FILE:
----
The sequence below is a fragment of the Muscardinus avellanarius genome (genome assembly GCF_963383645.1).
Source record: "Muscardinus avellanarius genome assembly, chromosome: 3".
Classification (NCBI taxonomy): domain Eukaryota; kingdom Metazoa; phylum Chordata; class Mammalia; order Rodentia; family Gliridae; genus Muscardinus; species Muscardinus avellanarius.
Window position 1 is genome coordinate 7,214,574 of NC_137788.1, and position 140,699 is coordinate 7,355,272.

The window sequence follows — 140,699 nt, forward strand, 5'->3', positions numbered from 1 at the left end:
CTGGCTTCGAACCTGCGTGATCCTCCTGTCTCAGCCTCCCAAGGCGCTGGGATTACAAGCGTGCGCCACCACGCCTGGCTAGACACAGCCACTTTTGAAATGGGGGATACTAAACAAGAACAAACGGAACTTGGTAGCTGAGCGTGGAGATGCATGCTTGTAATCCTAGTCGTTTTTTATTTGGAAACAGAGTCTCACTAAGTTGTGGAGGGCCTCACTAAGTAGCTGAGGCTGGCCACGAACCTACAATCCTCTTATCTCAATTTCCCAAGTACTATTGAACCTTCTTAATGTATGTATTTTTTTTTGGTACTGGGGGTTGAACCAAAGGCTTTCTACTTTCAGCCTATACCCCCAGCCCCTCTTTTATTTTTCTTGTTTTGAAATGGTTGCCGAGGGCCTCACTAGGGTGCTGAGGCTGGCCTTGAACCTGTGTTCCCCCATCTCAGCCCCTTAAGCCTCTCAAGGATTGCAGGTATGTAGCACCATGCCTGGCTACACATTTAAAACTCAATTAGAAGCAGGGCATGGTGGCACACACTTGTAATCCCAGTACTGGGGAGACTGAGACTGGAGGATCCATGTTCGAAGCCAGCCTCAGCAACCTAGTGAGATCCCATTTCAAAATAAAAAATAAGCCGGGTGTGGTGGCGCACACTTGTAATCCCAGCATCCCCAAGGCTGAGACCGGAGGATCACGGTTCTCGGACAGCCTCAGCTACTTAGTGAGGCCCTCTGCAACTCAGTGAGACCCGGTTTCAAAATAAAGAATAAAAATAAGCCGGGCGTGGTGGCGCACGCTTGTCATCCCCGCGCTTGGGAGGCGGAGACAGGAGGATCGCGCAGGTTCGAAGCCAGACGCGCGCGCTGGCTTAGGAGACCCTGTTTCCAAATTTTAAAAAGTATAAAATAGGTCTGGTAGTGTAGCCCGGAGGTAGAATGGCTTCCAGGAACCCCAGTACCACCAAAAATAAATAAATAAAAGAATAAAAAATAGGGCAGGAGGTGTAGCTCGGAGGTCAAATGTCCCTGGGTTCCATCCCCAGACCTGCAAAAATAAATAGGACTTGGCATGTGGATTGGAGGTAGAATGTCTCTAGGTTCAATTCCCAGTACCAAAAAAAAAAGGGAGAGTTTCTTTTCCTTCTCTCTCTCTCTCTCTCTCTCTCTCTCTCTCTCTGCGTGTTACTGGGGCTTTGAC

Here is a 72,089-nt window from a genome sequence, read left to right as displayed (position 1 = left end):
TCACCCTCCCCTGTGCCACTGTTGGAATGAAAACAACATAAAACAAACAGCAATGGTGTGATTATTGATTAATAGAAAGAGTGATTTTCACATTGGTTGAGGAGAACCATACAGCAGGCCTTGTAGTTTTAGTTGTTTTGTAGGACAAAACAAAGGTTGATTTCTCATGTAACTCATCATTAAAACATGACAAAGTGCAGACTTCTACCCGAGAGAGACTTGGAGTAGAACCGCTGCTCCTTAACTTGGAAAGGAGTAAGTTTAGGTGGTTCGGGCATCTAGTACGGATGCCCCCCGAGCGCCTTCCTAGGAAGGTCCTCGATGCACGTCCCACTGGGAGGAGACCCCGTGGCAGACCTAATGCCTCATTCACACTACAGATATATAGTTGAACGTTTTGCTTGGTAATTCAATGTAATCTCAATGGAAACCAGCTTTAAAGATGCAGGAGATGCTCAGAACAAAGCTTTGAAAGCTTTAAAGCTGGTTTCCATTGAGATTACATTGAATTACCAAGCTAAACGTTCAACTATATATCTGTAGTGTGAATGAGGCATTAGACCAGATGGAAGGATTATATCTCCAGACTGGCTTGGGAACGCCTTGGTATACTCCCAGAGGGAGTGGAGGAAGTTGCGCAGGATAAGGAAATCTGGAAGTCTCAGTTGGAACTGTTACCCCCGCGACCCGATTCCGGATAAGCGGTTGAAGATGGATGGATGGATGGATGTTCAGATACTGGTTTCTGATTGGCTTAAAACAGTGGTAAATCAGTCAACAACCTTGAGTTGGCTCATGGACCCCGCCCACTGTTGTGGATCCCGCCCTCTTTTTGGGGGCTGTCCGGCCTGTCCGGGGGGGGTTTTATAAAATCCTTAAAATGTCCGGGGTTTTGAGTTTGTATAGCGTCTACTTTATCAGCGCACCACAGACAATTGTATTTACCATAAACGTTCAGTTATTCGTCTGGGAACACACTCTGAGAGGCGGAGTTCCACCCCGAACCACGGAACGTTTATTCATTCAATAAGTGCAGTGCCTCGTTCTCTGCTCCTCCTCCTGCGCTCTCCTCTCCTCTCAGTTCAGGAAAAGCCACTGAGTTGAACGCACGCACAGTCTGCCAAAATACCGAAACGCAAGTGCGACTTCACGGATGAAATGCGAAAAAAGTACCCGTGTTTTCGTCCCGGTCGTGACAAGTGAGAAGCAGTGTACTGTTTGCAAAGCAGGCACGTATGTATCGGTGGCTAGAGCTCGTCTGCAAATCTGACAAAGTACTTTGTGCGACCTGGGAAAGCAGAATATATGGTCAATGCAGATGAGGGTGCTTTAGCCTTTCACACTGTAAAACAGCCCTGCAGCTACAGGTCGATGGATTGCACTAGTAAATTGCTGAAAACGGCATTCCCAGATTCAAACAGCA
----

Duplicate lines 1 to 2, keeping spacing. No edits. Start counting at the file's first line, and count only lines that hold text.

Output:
The sequence below is a fragment of the Muscardinus avellanarius genome (genome assembly GCF_963383645.1).
Source record: "Muscardinus avellanarius genome assembly, chromosome: 3".